Big Society - thoughts from the frontline part 2
This week we held the second in our series of briefing seminars on Big Society and the new government's plans and priorities, this time in Hull. The mood and the discussion was somewhat different to the first event we held in London but similarly interesting and engaging. On the train back to London I tried to work out how it was different and why.
Overall, the atmosphere felt a little bit more downbeat and people seemed more pessimistic than the previous event. This may be because with every passing day news arrives of further cuts and the prospects get even bleaker, and so from one week to the next people are getting more and more worried about what the future holds. Attention seemed to be more focused on the impact of the public spending cuts and working out what to do to mitigate them as best we can, rather than any great sense of optimism that the Big Society programme might offer. Of course it could simply be down to local experience and the relationship community groups have with their local public sector. And if the Work Foundation's new report is correct , then people in Hull genuinely do have good reason to be nervous, as it is one of three cities most likely to be 'left behind'! It's hard to draw too many conclusions from a small number of people (without taking into account endless other contributing factors), but the difference was noticeable.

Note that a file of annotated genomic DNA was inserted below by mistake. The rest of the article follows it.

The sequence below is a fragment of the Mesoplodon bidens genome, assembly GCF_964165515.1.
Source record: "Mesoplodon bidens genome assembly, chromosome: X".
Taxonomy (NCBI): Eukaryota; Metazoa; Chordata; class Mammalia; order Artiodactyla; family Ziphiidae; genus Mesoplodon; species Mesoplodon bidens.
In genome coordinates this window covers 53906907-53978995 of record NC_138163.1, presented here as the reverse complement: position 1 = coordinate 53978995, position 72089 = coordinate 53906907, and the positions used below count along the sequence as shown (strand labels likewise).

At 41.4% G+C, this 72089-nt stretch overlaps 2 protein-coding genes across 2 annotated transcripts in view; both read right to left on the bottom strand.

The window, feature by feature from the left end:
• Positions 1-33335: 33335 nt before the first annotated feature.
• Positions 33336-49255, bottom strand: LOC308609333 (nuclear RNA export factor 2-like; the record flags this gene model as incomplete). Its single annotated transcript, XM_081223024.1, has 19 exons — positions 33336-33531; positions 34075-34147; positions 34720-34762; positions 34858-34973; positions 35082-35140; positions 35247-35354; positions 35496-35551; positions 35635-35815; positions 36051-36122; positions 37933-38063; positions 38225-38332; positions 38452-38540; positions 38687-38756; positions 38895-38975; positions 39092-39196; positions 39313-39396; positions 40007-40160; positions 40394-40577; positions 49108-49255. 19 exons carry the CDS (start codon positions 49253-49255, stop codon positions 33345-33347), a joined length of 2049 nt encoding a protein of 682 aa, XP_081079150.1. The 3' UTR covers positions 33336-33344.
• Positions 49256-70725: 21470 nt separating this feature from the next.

And yet, amid all the doom and gloom there were some chinks of light and one fantastic example of how the vision of the Big Society could be realised and how it could offer opportunities to community groups. A member told me of a local community group which had taken it upon itself to organise the provision of meals to housebound residents. The local authority runs a meals on wheels service which charges people £4 for a meal. The community group, without worrying about anything other than addressing the problem it sees, has set up a parallel service which provides high quality home cooked food (which I was told is of superior quality to the meals on wheels fare) and for a cheaper price (£3.50 per meal).
That strikes me as being exactly what the government means by Big Society. People coming together and taking action on a problem they see in their community. And now, with the introduction of a new ‘right to bid' being offered, the group will surely have an opportunity to take over the running of the meals on wheels service from the council and receiving some of the resources that are currently going into it. The service (on the basis of what I was told) will be run more efficiently, more cheaply and better than it is now. Everyone, not least of all the people purchasing the meals, benefits. Now that strikes me as a great example of the potential for Big Society.